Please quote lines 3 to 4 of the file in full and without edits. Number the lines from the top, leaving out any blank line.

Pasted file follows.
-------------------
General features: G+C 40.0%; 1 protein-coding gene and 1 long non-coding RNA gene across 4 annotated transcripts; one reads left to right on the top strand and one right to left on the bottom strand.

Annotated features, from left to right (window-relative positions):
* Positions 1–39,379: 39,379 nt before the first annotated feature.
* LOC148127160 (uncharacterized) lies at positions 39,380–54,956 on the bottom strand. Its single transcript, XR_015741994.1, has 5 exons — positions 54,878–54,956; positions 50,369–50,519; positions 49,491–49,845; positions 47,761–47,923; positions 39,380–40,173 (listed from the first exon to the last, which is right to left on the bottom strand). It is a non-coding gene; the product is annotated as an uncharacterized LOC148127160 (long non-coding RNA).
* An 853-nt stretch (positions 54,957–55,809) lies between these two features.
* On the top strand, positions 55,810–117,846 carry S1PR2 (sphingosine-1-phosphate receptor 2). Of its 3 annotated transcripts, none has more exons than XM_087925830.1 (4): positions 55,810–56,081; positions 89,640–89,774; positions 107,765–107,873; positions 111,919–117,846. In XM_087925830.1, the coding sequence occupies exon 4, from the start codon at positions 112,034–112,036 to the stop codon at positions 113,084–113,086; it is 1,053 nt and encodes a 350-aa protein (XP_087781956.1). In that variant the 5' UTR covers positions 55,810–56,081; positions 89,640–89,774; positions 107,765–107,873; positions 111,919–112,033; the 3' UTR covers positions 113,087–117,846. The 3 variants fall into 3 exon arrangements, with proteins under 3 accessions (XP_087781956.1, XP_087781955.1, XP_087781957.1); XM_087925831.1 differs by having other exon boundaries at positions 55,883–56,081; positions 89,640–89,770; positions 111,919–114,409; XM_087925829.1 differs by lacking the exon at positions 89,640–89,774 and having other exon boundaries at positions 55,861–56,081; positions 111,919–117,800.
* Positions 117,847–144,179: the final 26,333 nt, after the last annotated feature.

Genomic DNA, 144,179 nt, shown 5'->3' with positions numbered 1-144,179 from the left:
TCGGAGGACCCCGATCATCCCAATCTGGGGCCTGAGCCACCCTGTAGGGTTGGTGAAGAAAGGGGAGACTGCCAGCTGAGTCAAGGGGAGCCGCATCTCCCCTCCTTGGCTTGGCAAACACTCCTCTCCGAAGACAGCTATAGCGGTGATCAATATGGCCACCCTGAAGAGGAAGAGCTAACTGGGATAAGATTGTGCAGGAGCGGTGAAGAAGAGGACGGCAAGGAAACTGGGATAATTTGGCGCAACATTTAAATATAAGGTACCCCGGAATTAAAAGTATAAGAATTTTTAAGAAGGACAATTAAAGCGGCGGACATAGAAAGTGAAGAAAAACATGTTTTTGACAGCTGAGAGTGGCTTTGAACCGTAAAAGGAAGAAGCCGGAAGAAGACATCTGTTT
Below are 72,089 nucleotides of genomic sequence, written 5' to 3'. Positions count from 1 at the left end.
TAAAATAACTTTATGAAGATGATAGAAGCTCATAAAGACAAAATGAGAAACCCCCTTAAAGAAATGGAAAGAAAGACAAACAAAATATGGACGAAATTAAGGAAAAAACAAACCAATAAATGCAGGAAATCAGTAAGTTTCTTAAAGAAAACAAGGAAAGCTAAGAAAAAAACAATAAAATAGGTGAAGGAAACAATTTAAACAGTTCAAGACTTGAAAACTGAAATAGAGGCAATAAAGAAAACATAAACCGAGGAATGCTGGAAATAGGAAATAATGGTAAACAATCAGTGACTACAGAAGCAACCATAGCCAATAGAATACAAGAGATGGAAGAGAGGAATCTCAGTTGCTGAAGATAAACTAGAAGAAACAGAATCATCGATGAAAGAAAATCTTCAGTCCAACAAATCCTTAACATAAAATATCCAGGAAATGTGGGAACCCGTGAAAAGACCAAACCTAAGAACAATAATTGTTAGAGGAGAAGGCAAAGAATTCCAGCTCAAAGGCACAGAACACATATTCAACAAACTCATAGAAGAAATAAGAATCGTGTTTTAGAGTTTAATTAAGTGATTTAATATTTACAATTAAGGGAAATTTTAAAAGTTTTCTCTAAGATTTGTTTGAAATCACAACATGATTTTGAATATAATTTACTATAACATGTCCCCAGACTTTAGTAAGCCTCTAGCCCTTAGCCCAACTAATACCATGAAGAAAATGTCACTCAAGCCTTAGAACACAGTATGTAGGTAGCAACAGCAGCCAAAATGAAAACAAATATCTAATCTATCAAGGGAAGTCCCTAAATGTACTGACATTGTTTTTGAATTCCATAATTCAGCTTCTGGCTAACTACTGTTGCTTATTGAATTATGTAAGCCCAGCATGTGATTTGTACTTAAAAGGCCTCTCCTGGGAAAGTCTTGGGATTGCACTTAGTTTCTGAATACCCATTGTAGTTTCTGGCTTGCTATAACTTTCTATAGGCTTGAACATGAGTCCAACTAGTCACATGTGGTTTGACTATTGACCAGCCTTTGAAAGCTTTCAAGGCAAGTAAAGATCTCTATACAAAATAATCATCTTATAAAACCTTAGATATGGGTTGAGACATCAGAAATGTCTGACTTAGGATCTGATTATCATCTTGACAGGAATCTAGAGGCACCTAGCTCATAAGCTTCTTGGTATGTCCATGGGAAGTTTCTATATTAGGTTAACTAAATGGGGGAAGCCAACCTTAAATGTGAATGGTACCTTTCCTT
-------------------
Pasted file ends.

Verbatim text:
* Positions 1–39,379: 39,379 nt before the first annotated feature.
* LOC148127160 (uncharacterized) lies at positions 39,380–54,956 on the bottom strand. Its single transcript, XR_015741994.1, has 5 exons — positions 54,878–54,956; positions 50,369–50,519; positions 49,491–49,845; positions 47,761–47,923; positions 39,380–40,173 (listed from the first exon to the last, which is right to left on the bottom strand). It is a non-coding gene; the product is annotated as an uncharacterized LOC148127160 (long non-coding RNA).